Originally Posted by SystemicAnomaly
Yes, I'm well aware that Connors was probably past his prime with many of his meetings with Lendl. I have not yet looked closely at their h2h encounters to determine the trend/exact nature of their rivalry. In sheer numbers tho', with 35 encounters, I believe that it may be second only to Lendl's encounters with J Mac = 36 meetings.
J Mac won his first 2 encounters (1980) with Lendl but then lost the next 7 (81-82). However, with his wins over Lendl in 83-84, McEnroe took the h2h lead 12-9. J Mac dropped to #2 in 1985 but maintained his edge over Lendl, 14-12. J Mac took some time off in 86 (married Tatum) and never regained his dominance in singles. They met again starting in 87 but J Mac won only 1 of their last 10 encounters.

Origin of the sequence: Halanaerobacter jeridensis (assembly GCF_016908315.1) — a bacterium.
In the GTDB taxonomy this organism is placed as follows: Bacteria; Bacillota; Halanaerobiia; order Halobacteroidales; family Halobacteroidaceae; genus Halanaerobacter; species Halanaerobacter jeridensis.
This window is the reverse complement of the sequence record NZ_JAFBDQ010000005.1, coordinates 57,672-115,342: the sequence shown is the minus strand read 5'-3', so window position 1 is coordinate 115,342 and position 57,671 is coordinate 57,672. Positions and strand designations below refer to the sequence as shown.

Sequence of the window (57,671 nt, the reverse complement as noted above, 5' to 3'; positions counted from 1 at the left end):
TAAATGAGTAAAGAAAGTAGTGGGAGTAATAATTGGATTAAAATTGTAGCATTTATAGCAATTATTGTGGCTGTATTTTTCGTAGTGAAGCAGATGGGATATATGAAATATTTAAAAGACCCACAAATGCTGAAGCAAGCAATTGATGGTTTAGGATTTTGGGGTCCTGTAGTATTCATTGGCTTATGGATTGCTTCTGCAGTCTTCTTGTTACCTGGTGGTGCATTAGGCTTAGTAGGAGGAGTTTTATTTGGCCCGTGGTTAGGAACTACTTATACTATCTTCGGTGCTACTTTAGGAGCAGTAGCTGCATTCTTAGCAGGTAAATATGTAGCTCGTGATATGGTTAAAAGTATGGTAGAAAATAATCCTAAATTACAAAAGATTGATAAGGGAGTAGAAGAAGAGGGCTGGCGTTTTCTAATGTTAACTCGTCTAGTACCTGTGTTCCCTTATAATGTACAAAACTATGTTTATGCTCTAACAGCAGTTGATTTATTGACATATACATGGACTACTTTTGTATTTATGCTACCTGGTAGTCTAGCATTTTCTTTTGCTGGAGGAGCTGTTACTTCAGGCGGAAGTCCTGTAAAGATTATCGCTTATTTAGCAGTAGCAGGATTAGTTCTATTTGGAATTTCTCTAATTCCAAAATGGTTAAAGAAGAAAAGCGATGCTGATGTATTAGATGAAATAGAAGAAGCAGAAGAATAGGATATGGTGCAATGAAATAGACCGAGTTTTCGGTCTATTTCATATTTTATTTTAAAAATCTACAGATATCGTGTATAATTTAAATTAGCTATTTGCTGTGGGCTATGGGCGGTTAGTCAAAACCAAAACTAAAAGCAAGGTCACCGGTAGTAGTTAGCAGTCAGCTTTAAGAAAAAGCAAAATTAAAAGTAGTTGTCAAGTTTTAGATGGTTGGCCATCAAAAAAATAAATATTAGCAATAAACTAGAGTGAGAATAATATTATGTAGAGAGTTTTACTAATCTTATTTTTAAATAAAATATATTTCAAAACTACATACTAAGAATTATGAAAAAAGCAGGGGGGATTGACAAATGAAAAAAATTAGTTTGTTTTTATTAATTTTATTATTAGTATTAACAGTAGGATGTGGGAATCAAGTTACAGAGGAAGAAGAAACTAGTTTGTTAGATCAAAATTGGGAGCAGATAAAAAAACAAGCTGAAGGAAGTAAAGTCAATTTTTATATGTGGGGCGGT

On the Connors rivalry, I don't have all the numbers, so I'm basically just giving you my subjective impression and why I think Connors got the better of it. When Lendl first burst onto the scene with upset victories over Borg and Mac, tennis writers and analysts were wondering why Connors dominated him. Something about Connors' style just bothered Lendl. As Connors aged and Lendl improved, it's no surprise that Lendl began to win against Connors, but if you look at their H2H in grand slams, even when Connors was nearing the end of his career he knew how to beat Lendl when it really counted. If you ask Connors or Lendl if they would trade any 10 tournaments for 1 grand slam tournament, I think they would unhesitatingly say "yes".
Good analysis of the Mac rivalry, BTW. Mac was never the same when he came back from retirement (and neither was Borg for that matter).